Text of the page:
Preventing digital communication tools and platforms from being used as vectors for the production, exchange and dissemination of illegal or harmful online content is a major global regulatory concern. Initiatives developed at the EU, UK and international level to reduce ‘online harm’ increasingly rely on various forms of public–private cooperation for the enforcement of laws and policies.
This Task Force will address key issues arising from ongoing national, EU and international efforts at regulating online content, and at tackling illegal, terrorist, and harmful online content. In the context of this Task Force, we will:
- Analyse ongoing EU and international policy and normative efforts directed at preventing digital communication tools and platforms from being used as vectors for the production, exchange, and dissemination of illegal or harmful online content.
- Explore the implications that norms and policies on online content moderation, the prevention of online harm, and the fight against illegal or terrorist content can have on legal safeguards related to privacy, data protection, and the freedom of expression.
- Better understand the legal and practical challenges arising from the recourse to public-private partnerships when combatting illegal or harmful online content.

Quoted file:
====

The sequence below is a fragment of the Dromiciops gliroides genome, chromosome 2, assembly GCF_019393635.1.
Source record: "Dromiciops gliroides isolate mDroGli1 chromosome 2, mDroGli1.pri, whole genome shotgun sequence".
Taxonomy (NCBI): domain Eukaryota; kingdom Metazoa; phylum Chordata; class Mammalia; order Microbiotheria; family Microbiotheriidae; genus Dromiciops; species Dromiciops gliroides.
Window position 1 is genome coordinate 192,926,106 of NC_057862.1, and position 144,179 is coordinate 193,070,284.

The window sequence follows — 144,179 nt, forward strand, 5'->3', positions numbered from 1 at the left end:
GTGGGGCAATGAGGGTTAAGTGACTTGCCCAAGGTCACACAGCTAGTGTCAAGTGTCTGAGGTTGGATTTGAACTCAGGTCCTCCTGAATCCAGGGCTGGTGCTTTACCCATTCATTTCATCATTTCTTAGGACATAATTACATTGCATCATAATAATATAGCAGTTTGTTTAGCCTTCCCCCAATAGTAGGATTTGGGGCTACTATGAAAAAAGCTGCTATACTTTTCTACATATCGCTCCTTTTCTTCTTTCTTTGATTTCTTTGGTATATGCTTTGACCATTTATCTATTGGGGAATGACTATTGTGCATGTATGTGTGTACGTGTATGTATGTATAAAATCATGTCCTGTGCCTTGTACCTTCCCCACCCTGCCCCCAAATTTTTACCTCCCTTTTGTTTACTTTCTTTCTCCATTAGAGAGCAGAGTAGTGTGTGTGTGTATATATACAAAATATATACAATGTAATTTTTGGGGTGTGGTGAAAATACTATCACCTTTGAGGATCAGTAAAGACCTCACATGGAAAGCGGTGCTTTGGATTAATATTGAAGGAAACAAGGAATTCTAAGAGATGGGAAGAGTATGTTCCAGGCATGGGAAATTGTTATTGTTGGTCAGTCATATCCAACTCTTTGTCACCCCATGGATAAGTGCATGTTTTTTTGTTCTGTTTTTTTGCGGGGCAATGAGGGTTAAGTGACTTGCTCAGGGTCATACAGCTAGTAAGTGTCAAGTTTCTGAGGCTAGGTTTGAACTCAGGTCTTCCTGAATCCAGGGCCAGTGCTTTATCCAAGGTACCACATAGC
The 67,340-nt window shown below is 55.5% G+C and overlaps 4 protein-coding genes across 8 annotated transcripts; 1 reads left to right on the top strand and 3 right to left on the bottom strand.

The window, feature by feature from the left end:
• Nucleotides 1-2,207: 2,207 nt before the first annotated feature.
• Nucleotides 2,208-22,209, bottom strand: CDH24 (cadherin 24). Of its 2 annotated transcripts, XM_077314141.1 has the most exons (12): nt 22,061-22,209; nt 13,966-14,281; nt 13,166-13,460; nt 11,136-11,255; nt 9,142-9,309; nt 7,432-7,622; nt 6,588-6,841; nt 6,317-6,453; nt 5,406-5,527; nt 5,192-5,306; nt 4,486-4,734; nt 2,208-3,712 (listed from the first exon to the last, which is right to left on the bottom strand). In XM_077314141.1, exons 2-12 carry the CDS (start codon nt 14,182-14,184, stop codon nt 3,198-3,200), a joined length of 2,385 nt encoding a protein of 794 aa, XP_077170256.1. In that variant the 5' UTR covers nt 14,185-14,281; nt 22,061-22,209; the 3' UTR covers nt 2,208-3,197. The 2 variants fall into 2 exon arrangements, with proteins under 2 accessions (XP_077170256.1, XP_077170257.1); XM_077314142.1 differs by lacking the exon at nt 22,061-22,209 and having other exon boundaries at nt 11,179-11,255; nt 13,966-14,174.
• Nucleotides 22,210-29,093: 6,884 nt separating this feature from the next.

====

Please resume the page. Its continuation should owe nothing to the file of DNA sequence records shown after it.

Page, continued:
- Assess the conditions for norms and policies related to the prevention of online harm and the fight against illegal and terrorist content to guarantee legal certainty for individuals and companies.
- Discuss possible ways to foster transnational regulatory convergence, as well as operational coordination between independent regulatory authorities and oversight bodies in a complex (multi-level and multi-actor) regulatory and enforcement environment.
The Task Force will provide a forum for expert discussions bringing together a group of selected high-level experts (by invitation only), including representatives of international organisations, EU and UK regulatory bodies and agencies, service providers, civil society actors, as well as leading academic experts.
The Task Force consultations aim to find possible solutions towards a global level playing field for an open and secure online environment, and to provide the evidence basis required to formulate constructive and practical policy recommendations that will inform the ongoing work of decision makers at the national, EU, and international level.
The Task Force is a collaboration between CEPS’ JHA Unit, in partnership with the Global Policy Institute at Queen Mary University London (GPI-QM), and the RENFORCE Centre at Utrecht University. This Task Force has received financial support from the UK Mission to the European Union.
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